At noon we were conveyed to the adjacent Louisiana Governor’s Mansion, a classic structure reflecting hints of a southern plantation house and the White House, to enjoy a home cooked Louisiana meal prepared by chef Don Bergeron. It featured a Gulf shrimp cocktail, a beef tournedo with lump crabmeat, a filet of drum and a praline crepe drizzled with bananas foster sauce. On the road back to New Orleans by 1 o’clock, it was well after 2 o’clock when we arrived back at the convention center, where the open session board meeting had been scheduled to get under way at 2 p.m.
With a quorum not present, the opening of the meeting had been delayed. As those of us who had availed ourselves of the Baton Rouge trip arrived on the scene, a formal ceremony welcoming Kimberly Kiick on board as executive director was in process. In keeping with the traditions of the venue city, it was being conducted with appropriate pomp and circumstance by a Voodoo High Priest, under the sponsorship of ANA past president Barry Stuppler, with 25 or so members and guests in attendance.
With those formalities out of the way, the meeting was called to order by president Tom Hallenbeck at about 2:30 p.m. Working through the meeting agenda wound the clock around to about 4:20, with a relatively brief Town Hall session of about a 20 minutes following.
Thereafter, I again spent about an hour on the floor, this time at the tag end of the day, so for the two days I’d spent no more than perhaps six of the 20 available hours exploring and experiencing the activity that had unfolded. While that doesn’t leave me very well based to personally assess what the experience might have been for most, the reading one dealer related to me on Saturday is probably quite succinct; “My expectations were not very high, and they were met.”
At 6 p.m. I attended the reception of the Gold & Silver Political Action Committee, where a local Congressional delegate from Louisiana was hosted. Formed a couple years back to monitor and influence legislation impacting the coin collecting community, at the present time the group’s focus is on the Internet sales tax and Chinese counterfeiting issues. Thereafter, I returned to the Marriott for dinner at Wolfe’s, retiring before 9 p.m.
On Saturday I slept in until 7 o’clock on what was a stormy morning. After sharing a table and conversation over breakfast with Wolka, this time at Wolfe’s, I headed over to the convention center. It was about 9 when I wandered back to the ANA education booth at the back of the bourse, where several staff and volunteers had gathered to cut and share a cake on the occasion of Floridian Merna Lighterman’s birthday, she being the ANA’s most senior national volunteer. The balance of the morning was spent circulating about a very quiet bourse floor.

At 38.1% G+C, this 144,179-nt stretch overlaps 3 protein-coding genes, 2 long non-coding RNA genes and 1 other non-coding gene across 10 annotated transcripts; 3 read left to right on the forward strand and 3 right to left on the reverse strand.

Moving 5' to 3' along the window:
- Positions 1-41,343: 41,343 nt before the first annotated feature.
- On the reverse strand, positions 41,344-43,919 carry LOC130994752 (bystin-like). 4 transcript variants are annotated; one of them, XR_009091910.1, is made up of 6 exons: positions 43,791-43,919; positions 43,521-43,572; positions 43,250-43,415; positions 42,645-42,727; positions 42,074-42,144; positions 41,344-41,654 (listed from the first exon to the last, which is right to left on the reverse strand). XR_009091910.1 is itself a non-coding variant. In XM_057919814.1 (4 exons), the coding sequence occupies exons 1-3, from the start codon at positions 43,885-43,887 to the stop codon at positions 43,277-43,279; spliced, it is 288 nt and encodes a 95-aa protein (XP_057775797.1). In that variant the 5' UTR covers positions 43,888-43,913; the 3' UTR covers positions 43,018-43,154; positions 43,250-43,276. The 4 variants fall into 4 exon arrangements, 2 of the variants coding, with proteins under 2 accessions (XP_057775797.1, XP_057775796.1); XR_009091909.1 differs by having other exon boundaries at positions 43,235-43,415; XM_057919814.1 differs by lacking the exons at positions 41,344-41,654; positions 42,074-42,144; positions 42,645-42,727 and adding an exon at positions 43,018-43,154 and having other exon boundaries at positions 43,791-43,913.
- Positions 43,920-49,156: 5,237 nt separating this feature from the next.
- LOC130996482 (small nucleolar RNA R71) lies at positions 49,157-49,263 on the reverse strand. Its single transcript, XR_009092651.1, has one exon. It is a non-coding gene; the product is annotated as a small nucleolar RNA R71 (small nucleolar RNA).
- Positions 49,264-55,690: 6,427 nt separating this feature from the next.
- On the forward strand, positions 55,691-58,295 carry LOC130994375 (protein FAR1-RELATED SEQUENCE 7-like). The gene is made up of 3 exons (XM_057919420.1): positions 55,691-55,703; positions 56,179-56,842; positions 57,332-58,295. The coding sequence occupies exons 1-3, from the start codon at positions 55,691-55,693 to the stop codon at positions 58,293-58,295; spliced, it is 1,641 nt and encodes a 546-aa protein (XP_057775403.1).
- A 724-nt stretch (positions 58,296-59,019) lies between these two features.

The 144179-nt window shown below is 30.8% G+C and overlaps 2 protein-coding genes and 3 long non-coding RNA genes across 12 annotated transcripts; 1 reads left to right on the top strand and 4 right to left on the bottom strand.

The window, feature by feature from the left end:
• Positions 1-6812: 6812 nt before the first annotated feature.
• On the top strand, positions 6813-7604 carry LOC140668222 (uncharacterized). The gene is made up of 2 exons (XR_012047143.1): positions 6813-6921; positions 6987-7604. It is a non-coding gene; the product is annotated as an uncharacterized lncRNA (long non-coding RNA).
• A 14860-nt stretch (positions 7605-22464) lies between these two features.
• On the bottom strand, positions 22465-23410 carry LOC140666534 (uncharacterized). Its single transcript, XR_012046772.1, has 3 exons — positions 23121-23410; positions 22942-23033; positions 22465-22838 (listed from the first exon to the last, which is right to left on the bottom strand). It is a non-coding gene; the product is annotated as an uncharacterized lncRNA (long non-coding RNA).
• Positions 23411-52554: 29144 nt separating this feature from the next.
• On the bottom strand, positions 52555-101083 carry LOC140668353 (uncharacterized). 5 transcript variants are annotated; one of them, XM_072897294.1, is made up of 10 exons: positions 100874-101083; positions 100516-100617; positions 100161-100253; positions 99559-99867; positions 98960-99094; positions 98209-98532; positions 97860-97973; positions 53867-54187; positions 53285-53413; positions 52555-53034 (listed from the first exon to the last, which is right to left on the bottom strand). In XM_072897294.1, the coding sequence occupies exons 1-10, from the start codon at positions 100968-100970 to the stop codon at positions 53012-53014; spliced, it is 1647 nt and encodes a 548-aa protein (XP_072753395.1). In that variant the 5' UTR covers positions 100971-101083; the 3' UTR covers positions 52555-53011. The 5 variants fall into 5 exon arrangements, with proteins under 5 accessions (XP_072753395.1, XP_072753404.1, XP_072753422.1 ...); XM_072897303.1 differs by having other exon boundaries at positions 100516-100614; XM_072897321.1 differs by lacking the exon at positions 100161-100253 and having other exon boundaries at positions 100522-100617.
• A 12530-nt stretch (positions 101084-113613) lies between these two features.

At noon I headed up to one of the meeting rooms to sit in on the Candidate Forum, moderated by The Numismatist editor Barbara Gregory. With 14 of the 16 candidates on the podium, including the unopposed candidates for president and vice-president, the exercise was rather grueling and repetitious. The session attracted an audience of no more than 25 to 30, but in a first for the ANA, it was broadcast live on the ANA website. The forum was still under way, although all of the candidates had worked through their opening statements and four or five set questions posed by the moderator, when I took leave at about 2:30 to hit the road for home. I’m told it was not officially closed down until about 3:30 p.m.
Hitting the road north at about three o’clock, I picked up I-55 out of the New Orleans area after about a 25 mile drive on I-10 westbound. This route carried me up through central Mississippi by way of Jackson. I’d logged 289 miles by the time I pulled off for the night at Grenada, about 100 miles south of Memphis, where I put in for the night at a Hampton Inn and dinner at a nearby Pizza Hut around 7:30.
With a long day on the road ahead of me, one that turned out to be 854 miles, I opted to forego a morning constitutional. It was about seven o’clock when I hit the road, having contented myself with the complimentary offerings of the Hampton for breakfast. Continuing north on I-55, I crossed the Mississippi into Arkansas at Memphis and continued north through the Missouri boot heel. Breaking off I-55 in favor of I-57, I crossed back over the Mississippi near Cairo, Ill., pulling off at Marion for a Fazoli’s sub sandwich lunch and a fill of gas, having racked up 315 miles for the day at that point. Back on the road in well under an hour, at Champaign I picked up I-74, which connects to I-39 at Bloomington.
The day proved to be a beautiful one for a long cross-country drive, with clear skies and cool temperatures around the 60 degree mark all the way. The last leg on I-39 found me crossing into Wisconsin at about 6 o’clock with 695 miles logged. About halfway between Beloit-Janesville and Madison I pulled off for supper at the largest outlet of the Wisconsin based Culver’s restaurant chain. Not quite 30 years old, this chain numbers nearly 500 restaurants, largely concentrated in the Midwest and plains states. Ahead of me after I’d finished my meal and gassed up once more was about a two hour drive that delivered me home as the nine o’clock hour was drawing near.
Ten days, all those miles, but little to show for the investment. How do I assess the experience? It was something I’d do again in a heartbeat, because community involvement in the hobby is in my blood!